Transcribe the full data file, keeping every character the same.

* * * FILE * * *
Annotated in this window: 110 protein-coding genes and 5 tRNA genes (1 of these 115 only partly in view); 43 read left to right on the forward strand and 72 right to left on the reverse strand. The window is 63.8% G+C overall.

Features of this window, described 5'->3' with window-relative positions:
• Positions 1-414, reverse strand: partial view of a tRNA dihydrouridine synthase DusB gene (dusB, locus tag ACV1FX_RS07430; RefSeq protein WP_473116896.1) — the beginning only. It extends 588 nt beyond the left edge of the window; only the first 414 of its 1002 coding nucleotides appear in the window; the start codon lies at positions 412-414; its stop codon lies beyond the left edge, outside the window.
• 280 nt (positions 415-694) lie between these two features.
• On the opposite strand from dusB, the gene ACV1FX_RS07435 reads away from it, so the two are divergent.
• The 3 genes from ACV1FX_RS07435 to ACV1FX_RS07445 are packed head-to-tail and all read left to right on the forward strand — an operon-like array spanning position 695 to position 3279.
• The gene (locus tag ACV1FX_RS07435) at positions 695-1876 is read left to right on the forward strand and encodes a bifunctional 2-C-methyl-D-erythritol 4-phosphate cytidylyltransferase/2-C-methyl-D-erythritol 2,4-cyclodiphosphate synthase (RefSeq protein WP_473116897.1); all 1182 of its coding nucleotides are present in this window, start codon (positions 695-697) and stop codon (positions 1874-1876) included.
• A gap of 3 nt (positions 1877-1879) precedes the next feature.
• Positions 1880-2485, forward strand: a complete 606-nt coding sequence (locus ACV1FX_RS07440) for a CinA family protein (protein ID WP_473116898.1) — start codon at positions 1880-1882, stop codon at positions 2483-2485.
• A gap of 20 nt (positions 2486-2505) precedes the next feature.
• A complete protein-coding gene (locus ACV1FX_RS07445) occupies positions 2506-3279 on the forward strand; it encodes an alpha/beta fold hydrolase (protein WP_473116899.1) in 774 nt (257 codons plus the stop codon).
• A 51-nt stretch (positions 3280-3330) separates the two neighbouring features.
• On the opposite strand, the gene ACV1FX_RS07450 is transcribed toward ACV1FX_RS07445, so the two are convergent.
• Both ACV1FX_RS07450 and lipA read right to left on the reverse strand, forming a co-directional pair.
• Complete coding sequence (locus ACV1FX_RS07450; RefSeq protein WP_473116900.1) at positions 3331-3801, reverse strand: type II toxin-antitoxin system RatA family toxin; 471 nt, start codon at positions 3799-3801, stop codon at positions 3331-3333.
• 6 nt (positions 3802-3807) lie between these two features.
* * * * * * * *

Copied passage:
Annotated in this window: 110 protein-coding genes and 5 tRNA genes (1 of these 115 only partly in view); 43 read left to right on the forward strand and 72 right to left on the reverse strand. The window is 63.8% G+C overall.

Features of this window, described 5'->3' with window-relative positions:
• Positions 1-414, reverse strand: partial view of a tRNA dihydrouridine synthase DusB gene (dusB, locus tag ACV1FX_RS07430; RefSeq protein WP_473116896.1) — the beginning only. It extends 588 nt beyond the left edge of the window; only the first 414 of its 1002 coding nucleotides appear in the window; the start codon lies at positions 412-414; its stop codon lies beyond the left edge, outside the window.
• 280 nt (positions 415-694) lie between these two features.
• On the opposite strand from dusB, the gene ACV1FX_RS07435 reads away from it, so the two are divergent.
• The 3 genes from ACV1FX_RS07435 to ACV1FX_RS07445 are packed head-to-tail and all read left to right on the forward strand — an operon-like array spanning position 695 to position 3279.
• The gene (locus tag ACV1FX_RS07435) at positions 695-1876 is read left to right on the forward strand and encodes a bifunctional 2-C-methyl-D-erythritol 4-phosphate cytidylyltransferase/2-C-methyl-D-erythritol 2,4-cyclodiphosphate synthase (RefSeq protein WP_473116897.1); all 1182 of its coding nucleotides are present in this window, start codon (positions 695-697) and stop codon (positions 1874-1876) included.
• A gap of 3 nt (positions 1877-1879) precedes the next feature.
• Positions 1880-2485, forward strand: a complete 606-nt coding sequence (locus ACV1FX_RS07440) for a CinA family protein (protein ID WP_473116898.1) — start codon at positions 1880-1882, stop codon at positions 2483-2485.
• A gap of 20 nt (positions 2486-2505) precedes the next feature.
• A complete protein-coding gene (locus ACV1FX_RS07445) occupies positions 2506-3279 on the forward strand; it encodes an alpha/beta fold hydrolase (protein WP_473116899.1) in 774 nt (257 codons plus the stop codon).
• A 51-nt stretch (positions 3280-3330) separates the two neighbouring features.
• On the opposite strand, the gene ACV1FX_RS07450 is transcribed toward ACV1FX_RS07445, so the two are convergent.
• Both ACV1FX_RS07450 and lipA read right to left on the reverse strand, forming a co-directional pair.
• Complete coding sequence (locus ACV1FX_RS07450; RefSeq protein WP_473116900.1) at positions 3331-3801, reverse strand: type II toxin-antitoxin system RatA family toxin; 471 nt, start codon at positions 3799-3801, stop codon at positions 3331-3333.
• 6 nt (positions 3802-3807) lie between these two features.